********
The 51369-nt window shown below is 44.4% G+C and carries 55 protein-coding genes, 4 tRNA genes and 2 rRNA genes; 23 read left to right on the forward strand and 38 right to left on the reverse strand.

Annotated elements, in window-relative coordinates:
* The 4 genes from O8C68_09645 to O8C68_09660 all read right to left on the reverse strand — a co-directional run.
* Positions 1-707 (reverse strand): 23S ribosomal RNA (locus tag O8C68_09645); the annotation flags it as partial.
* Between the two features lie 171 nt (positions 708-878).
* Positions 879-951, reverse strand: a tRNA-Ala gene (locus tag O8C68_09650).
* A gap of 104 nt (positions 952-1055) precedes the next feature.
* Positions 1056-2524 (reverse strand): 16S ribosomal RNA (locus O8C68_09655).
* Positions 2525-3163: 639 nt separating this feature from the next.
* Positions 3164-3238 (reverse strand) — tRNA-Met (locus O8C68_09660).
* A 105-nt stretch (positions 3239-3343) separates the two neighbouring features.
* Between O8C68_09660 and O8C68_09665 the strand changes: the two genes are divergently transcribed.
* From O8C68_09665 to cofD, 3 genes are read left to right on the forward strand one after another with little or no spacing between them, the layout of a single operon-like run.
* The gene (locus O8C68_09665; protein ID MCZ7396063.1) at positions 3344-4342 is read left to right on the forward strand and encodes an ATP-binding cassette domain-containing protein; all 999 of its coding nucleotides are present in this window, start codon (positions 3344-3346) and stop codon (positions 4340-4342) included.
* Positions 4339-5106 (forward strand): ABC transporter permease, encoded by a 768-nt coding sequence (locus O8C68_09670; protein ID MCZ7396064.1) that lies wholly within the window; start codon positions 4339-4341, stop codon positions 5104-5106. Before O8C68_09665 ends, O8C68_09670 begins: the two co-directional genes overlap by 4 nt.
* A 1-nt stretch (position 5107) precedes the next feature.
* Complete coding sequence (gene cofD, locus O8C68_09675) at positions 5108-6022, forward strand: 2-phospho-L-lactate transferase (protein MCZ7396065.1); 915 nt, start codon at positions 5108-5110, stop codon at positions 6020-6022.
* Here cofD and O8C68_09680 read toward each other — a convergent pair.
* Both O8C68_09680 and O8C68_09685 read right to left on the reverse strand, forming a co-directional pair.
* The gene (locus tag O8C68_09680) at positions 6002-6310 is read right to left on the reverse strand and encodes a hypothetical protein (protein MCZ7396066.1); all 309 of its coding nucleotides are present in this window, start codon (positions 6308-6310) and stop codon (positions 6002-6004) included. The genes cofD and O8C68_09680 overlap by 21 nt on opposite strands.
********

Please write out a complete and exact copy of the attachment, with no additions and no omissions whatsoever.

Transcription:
The 51369-nt window shown below is 44.4% G+C and carries 55 protein-coding genes, 4 tRNA genes and 2 rRNA genes; 23 read left to right on the forward strand and 38 right to left on the reverse strand.

Annotated elements, in window-relative coordinates:
* The 4 genes from O8C68_09645 to O8C68_09660 all read right to left on the reverse strand — a co-directional run.
* Positions 1-707 (reverse strand): 23S ribosomal RNA (locus tag O8C68_09645); the annotation flags it as partial.
* Between the two features lie 171 nt (positions 708-878).
* Positions 879-951, reverse strand: a tRNA-Ala gene (locus tag O8C68_09650).
* A gap of 104 nt (positions 952-1055) precedes the next feature.
* Positions 1056-2524 (reverse strand): 16S ribosomal RNA (locus O8C68_09655).
* Positions 2525-3163: 639 nt separating this feature from the next.
* Positions 3164-3238 (reverse strand) — tRNA-Met (locus O8C68_09660).
* A 105-nt stretch (positions 3239-3343) separates the two neighbouring features.
* Between O8C68_09660 and O8C68_09665 the strand changes: the two genes are divergently transcribed.
* From O8C68_09665 to cofD, 3 genes are read left to right on the forward strand one after another with little or no spacing between them, the layout of a single operon-like run.
* The gene (locus O8C68_09665; protein ID MCZ7396063.1) at positions 3344-4342 is read left to right on the forward strand and encodes an ATP-binding cassette domain-containing protein; all 999 of its coding nucleotides are present in this window, start codon (positions 3344-3346) and stop codon (positions 4340-4342) included.
* Positions 4339-5106 (forward strand): ABC transporter permease, encoded by a 768-nt coding sequence (locus O8C68_09670; protein ID MCZ7396064.1) that lies wholly within the window; start codon positions 4339-4341, stop codon positions 5104-5106. Before O8C68_09665 ends, O8C68_09670 begins: the two co-directional genes overlap by 4 nt.
* A 1-nt stretch (position 5107) precedes the next feature.
* Complete coding sequence (gene cofD, locus O8C68_09675) at positions 5108-6022, forward strand: 2-phospho-L-lactate transferase (protein MCZ7396065.1); 915 nt, start codon at positions 5108-5110, stop codon at positions 6020-6022.
* Here cofD and O8C68_09680 read toward each other — a convergent pair.
* Both O8C68_09680 and O8C68_09685 read right to left on the reverse strand, forming a co-directional pair.
* The gene (locus tag O8C68_09680) at positions 6002-6310 is read right to left on the reverse strand and encodes a hypothetical protein (protein MCZ7396066.1); all 309 of its coding nucleotides are present in this window, start codon (positions 6308-6310) and stop codon (positions 6002-6004) included. The genes cofD and O8C68_09680 overlap by 21 nt on opposite strands.